Tell Me More Podcast - Episode 1

Stopping the Stigma of Mental Illness

Listen to Episode 1 of our new podcast – Tell Me More

For more than a year, Americans and people from all over the world have dealt with a global pandemic and much of our fear centered on what would happen to us or our loved ones if we contracted covid-19 and had to face its potentially life threatening effects. But now with vaccinations in the United States on a roll many of us are now confronting something else – the effect of the pandemic on our mental health.

I’m Susan Brozek Scott and in this episode of Tell Me More, we’re talking with Don Laird, licensed psychotherapist and founder of eTalkTherapy.com who can help us all sort through this unprecedented time in our lives.

SUSAN: Don good to be with you today.

DON: Thank you Susan. It is a pleasure to be with you as well.

SUSAN: Don, Some of us have lost loved ones, some of us have lost jobs and incomes and some have lingering effects of a disease that literally ravaged the world and sent us into quarantine for weeks and isolation for months. So, then is it okay – is it expected of us to have a broad range of emotions right now?

DON: Absolutely Susan! It would be more unusual for anyone right now to say that they weren’t feeling stressed or frustrated, sad or anxious. We’re facing issues that are unprecedented for our modern times and this has and will undoubtedly create new challenges for how we understand and treat mental health – not only in our country but globally as well. Susan the next wave of this pandemic will not be treated with vaccines or antibiotics the next wave will include mild to severe levels of trauma, depression and anxiety and if that’s left untreated it’s only going to get worse. In fact, we’re starting to see it right now. So talking about mental health, furthering the conversation and gaining access to affordable treatment options is more important than ever. There will be years of wellness issues; scars that will run deep; and questions that will not just go away over time. In short, it’s okay to feel the way you are feeling right now, but it’s what you do with those feelings that counts.

SUSAN: How do we start, Don, to find our way back to either where we once were – where many people think they’d like to get back to – or maybe to an even better place?

DON: okay so let’s start there. You’ve been hearing for a long time now (at least a year plus) that we’re all in the same boat, but nothing can be further from the truth. Everyone is different. Everyone’s situation is different. We are all NOT in the same boat. We’re in the same storm. Some people have big yachts, others have canoes, some are simply floating in a raft or life jacket just trying to keep their head above water. We’re not ALL in the same boat physically, emotionally or spiritually – so one size does not fit all. Also let’s be frank here, there will never be a return to quote/unquote normal. Some things will go back to a recognizable baseline, but this pandemic has been a real game changer. The liberating thing about that – don’t want to make it sound like all doom and gloom – the liberating thing about that is, is that we get to create a new baseline, a new normal if you will. For some, that sounds freeing. It just becomes a question of how do I make that happen. But for others, for most of us, it sounds like change, and you know as well as I do that we as humans do not do change very well. We talk a good game, but the unknown can make us anxious, unsettled or afraid. So the two keys will be acknowledging and being mindful of our mental health strengths and those limitations, but most importantly, taking steps to create a new and healthy baseline.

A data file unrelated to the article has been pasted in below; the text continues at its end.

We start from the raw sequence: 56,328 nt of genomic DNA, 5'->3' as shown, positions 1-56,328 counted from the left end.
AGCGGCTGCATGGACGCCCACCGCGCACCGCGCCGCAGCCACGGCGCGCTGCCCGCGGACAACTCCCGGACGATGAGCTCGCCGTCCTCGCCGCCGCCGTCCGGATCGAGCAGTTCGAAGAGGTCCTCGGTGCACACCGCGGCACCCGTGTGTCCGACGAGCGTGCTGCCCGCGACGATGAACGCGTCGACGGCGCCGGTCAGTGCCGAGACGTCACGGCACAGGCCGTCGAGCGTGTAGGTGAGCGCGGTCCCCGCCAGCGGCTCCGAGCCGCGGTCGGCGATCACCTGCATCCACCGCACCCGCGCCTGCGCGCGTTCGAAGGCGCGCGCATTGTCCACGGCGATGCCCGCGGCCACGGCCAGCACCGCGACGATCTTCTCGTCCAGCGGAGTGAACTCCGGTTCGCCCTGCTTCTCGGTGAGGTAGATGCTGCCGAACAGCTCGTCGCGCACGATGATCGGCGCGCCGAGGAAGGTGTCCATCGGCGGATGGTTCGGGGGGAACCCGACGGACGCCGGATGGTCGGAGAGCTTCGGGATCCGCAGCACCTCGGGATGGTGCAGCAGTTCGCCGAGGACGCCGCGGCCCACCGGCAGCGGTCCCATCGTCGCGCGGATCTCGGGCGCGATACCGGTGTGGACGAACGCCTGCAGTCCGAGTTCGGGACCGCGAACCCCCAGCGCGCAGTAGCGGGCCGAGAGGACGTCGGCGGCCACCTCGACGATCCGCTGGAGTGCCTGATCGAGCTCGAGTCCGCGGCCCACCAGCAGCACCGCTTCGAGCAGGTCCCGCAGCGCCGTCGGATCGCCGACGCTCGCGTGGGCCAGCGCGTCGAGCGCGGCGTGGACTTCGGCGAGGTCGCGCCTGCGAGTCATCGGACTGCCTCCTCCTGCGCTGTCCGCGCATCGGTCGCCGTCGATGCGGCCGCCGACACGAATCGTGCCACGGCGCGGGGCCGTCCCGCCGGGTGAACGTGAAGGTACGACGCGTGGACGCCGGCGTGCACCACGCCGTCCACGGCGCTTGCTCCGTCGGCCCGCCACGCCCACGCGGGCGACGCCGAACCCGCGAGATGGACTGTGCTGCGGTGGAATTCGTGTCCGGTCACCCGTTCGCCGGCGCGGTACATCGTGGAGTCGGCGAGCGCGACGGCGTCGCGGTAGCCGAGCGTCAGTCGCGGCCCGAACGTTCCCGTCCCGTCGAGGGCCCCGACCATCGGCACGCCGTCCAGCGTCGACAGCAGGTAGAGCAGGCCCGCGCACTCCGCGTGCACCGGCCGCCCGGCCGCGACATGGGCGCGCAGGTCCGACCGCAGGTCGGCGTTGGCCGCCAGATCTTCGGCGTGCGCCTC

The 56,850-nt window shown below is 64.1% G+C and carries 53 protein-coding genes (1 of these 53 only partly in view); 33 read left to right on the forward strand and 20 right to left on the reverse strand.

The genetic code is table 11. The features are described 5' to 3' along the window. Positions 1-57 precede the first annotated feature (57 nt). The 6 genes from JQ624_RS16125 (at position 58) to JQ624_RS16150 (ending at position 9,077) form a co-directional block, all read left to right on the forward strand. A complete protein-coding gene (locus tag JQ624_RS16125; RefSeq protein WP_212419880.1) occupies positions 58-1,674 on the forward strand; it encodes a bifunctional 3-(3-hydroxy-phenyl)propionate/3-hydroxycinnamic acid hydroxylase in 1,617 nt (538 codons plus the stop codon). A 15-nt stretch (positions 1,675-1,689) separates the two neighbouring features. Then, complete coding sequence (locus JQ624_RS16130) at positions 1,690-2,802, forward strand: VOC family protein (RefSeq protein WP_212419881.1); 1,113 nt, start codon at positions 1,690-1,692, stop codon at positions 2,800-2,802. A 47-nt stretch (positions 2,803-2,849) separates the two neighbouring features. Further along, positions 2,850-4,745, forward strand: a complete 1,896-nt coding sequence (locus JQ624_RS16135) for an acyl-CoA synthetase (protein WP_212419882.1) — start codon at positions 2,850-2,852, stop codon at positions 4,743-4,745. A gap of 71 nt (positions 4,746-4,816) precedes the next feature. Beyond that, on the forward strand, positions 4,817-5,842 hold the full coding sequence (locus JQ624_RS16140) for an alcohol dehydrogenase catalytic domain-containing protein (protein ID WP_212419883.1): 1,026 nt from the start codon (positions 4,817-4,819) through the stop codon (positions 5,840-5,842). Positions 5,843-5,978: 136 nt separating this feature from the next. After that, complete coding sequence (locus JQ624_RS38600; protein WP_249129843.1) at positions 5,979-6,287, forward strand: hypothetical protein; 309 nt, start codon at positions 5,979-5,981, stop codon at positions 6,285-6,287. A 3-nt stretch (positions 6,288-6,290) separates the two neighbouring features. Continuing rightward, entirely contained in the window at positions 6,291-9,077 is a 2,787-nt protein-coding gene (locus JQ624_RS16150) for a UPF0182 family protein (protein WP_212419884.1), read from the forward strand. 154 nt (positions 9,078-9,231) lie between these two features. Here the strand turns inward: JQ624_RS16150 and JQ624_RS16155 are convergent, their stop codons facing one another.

SUSAN: For the person out there who might me listening right now who maybe isn’t sure if they want to talk to somebody yet but is looking for some practical things that they can do on their own just to start – where do they start?

DON: Sometimes the simplest acts can have the biggest impact. The fields of psychiatry and psychology have made things monumentally more complex than they need to be. So let’s start with some basics – deep breathing and grounding techniques – they’re straight forward and they take only a few minutes to do. In fact Susan, if anyone would like to email me at etalktherapy@gmail.com I’ll gladly send them the basic instructions, free of charge, on how to implement deep breathing and grounding techniques into their daily routine. These two things are extraordinarily important when it comes to how we deal with stress and anxiety and depression. Making that mind body connection is so important right now – we’re all trying to heal from this pandemic and deep breathing and grounding techniques are two keys to help with that healing process.